It was 42 years ago Sunday (September 25th, 1980) that Led Zeppelin‘s John Bonham died of pulmonary edema, which is fluid accumulation in the lungs. The legendary drummer was just 32-years-old, and found dead by Zeppelin sound technician Benji LeFevre and bassist John Paul Jones. The clinical cause of death was asphyxiation from vomit and an autopsy found no other drugs in his body. Bonham was cremated on October 10th, 1980, and his ashes were buried at Rushock Parish Church in Droitwich, Worcestershire.
Led Zeppelin was set to begin its next North American tour on October 17th, 1980 in Montreal. On December 4th, the band issued a formal statement announcing their split, which read: “We wish it to be known that the loss of our dear friend, and the deep sense of undivided harmony felt by ourselves and our manager, have led us to decide that we could not continue as we were.”
Back in 2018 when pressed about Led Zeppelin’s then-upcoming 50th anniversary, a somewhat somber Robert Plant explained to Mojo that Bonham’s death still cast a long shadow, saying, “It’s 50 years, but it’s not 50 years — it’s 38 years of darkness for a family. So all that hullabaloo is great, and I’m sure there’ll be some great things to come out of it. . . I really can’t wait to hear (the archival releases) — I might even get a free copy.”
Bonham, who is regarded by most as the greatest rock drummer to ever sit behind a kit, got his start playing with Robert Plant in the Band Of Joy, and when invited by Plant to join Zeppelin, then called the New Yardbirds, he was reluctant to do so because he had just landed a steady gig playing with folk singer Tim Rose.
Robert Plant has always reminded fans and followers clamoring for a Led Zeppelin reunion that the loss of John Bonham goes far deeper than a band needing a new drummer in order to play: “Well, Bonzo and I, we’d been through so many things before the ‘big time.’ We kinda read each other like books — we were like brothers. But in reality, and physicality, and spiritually, losing John, obviously we. . . everybody got together and said, ‘This can never work again.’ Our real concern then was to kind of protect (his wife) Pat and the whole family from this kind of surge of media stuff. And it’s so debilitating really, and I experienced that a couple of years before that, myself. And to lose John was criminal.”
John Paul Jones told us that when he and John Bonham first connected as a rhythm section, he knew immediately that history would be made between them: “When I first played with Bonzo, I immediately knew. ‘Cause there’s a lot of guitarists, and there’s a lot of singers. There are less bass players, and there aren’t that many drummers — who are really good. And when a rhythm section recognizes each other, when you find each other, you go, ‘Wow! Right! OK!’ And Bonzo and I immediately recognized each other as we knew what we were doing, and we clicked.”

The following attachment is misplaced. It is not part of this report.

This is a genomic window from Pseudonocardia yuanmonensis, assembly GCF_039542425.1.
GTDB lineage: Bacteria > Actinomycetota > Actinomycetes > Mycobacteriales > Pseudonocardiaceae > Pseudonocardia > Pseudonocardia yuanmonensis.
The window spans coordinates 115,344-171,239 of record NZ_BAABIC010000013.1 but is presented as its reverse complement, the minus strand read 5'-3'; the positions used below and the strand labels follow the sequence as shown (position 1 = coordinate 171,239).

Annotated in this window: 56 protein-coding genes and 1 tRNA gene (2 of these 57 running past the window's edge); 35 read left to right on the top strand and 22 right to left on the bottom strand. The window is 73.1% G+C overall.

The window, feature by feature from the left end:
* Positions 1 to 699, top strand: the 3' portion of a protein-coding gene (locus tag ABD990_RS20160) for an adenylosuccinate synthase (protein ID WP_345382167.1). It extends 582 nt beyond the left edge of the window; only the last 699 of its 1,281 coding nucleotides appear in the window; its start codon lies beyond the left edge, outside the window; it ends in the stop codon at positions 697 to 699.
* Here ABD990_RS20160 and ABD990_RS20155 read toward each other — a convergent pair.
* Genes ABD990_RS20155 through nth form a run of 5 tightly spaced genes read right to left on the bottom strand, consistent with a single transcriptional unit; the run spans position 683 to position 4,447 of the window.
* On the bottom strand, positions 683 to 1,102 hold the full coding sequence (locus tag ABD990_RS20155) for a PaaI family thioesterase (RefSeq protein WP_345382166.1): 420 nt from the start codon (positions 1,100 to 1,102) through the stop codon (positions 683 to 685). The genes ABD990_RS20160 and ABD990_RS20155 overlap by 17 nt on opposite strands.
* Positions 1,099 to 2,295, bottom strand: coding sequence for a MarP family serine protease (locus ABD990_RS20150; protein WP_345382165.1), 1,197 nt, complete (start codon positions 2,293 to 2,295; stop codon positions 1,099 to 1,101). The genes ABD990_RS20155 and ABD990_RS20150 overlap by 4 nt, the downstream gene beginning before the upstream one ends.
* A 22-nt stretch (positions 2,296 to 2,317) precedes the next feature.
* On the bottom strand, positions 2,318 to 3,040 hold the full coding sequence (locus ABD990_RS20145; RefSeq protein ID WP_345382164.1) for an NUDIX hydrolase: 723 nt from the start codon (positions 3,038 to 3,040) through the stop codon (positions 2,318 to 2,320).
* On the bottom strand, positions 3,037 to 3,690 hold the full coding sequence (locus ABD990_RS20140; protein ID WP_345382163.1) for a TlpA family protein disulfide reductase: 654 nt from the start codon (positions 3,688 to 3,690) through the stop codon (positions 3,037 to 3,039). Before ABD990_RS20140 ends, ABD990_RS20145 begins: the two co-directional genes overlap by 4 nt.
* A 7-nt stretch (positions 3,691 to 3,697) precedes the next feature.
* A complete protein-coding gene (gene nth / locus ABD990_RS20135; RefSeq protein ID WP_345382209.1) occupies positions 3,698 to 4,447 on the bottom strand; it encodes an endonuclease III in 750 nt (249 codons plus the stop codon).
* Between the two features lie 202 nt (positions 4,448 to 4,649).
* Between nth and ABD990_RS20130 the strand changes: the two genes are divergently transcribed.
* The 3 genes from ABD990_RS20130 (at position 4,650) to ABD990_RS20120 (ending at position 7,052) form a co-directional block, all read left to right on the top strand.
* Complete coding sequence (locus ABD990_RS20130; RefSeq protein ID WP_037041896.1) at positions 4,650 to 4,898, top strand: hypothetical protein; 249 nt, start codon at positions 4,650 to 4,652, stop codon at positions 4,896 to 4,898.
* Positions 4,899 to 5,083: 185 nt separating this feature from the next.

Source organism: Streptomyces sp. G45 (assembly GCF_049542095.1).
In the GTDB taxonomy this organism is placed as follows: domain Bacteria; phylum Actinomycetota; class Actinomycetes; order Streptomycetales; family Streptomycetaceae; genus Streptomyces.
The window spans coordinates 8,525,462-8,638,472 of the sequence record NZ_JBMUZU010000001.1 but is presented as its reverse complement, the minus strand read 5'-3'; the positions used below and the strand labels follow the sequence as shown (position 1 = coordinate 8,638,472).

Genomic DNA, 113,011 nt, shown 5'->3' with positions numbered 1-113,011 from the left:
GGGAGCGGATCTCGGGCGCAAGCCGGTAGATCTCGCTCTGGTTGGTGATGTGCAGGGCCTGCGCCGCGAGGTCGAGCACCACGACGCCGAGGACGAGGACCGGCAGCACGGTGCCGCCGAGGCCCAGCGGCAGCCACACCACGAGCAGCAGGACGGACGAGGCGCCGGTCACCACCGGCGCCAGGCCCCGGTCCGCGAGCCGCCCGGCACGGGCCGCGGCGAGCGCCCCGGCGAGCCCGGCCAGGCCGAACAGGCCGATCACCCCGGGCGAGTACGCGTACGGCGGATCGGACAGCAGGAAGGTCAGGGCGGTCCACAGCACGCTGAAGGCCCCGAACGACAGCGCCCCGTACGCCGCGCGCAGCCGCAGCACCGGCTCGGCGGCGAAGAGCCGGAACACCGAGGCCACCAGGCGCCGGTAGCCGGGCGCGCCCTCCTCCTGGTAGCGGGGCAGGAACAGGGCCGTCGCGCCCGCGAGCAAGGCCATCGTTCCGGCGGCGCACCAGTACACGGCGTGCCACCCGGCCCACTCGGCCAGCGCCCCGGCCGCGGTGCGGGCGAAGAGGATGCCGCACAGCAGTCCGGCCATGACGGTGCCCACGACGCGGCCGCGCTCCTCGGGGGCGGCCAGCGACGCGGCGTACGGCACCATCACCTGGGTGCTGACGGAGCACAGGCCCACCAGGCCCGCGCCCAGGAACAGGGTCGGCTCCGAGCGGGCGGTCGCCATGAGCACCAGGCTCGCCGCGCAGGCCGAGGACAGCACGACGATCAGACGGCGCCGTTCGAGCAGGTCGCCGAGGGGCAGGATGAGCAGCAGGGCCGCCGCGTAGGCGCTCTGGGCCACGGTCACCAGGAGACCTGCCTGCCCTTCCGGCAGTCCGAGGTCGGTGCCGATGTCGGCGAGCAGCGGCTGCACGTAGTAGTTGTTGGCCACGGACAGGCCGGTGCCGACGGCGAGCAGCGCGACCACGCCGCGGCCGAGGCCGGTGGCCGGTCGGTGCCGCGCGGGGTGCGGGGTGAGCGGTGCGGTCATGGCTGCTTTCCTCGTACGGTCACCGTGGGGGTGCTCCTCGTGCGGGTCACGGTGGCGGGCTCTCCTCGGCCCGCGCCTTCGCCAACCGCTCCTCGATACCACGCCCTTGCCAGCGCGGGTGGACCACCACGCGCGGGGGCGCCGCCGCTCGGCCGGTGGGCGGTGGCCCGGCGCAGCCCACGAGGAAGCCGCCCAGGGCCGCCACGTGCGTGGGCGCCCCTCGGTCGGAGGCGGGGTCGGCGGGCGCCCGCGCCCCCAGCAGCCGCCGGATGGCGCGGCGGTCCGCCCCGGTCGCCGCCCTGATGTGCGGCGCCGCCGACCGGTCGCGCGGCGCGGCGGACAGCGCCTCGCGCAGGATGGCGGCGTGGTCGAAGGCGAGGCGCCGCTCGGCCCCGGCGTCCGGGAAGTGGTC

Jimmy Page admitted to us that he knew from the beginning that the magic surrounding Led Zeppelin wouldn’t last forever: “I said, basically around the time of the first album, it’s all a race against time, and I think it is. It still is. It still is a race against time and trying to do good work and improve on what you’ve done. It’s more difficult as you get older because you know your days are numbered, really. Within Zeppelin we had this amazing vehicle that we could continue and continue and just come up with amazing things — which fortunately we did continue, and we did come up with amazing stuff. But I still thought it was a race against time. I had no idea how prophetic it would be with the loss of John Bonham.”
E Street Band drummer Max Weinberg is no stranger to playing with power — or nowadays, with his big band ensembles, with swing. He feels that John Bonham was capable of many different styles — not least of which was swing: “Anyone would, I think, be hard pressed to disagree with me to say that John Bonham didn’t swing — incredible! You don’t need to be a jazz or a swing drummer to swing. It’s really about the lightness with which you play.”
Red Hot Chili Peppers drummer Chad Smith told us that he became an instant Bonham acolyte the first time he heard him: “Bonham is the greatest rock drummer. He just is, hands down. Like as when people say Buddy Rich is the greatest drummer, technically, y’know, the greatest drummer ever? John Bonham, hands down, greatest rock drummer ever. Sound, he played those songs, everything he did was just, y’know, just felt good and it’s just incredible. So for me, Led Zeppelin is my favorite band.”
Jason Bonham has honored his father throughout his career — not only subbing for him at such high profile Zeppelin reunions as the Atlantic Records 40th Anniversary concert in 1988 and 2007’s concert at London’s O2 Arena — but also with his own band, Jason Bonham’s Led Zeppelin Evening. He says his greatest regret is that he never got to play live with his dad: “We never got to that stage. I mean, I have a teenager now, and time and again, she drives me mad. Y’know, I never got to that point. My dad left me when I was. . . Y’know, my God, he was God to me. Every word he said was the gospel.”
Jason Bonham told us that playing drums is what keeps him tied to his father who died when he was only 14: “I have a helluva lot to live up to. A lot of people say, ‘What’s it like, y’know, you’re the son of John Bonham!’ And I say, ‘Y’know, what? It’s kinda cool, ’cause he was such an icon in such an iconic band.’ It just gives me enough get up and go to say, ‘Y’know what, I just wanna make him happy and prove to him and show him that, Dad, you’ve handed me down a business.’ Y’know, like some fathers they hand them down their work — even though he wasn’t there to hand it down to me himself, to me, I feel — if anything — he left me at such an early age, but he gave me a career.”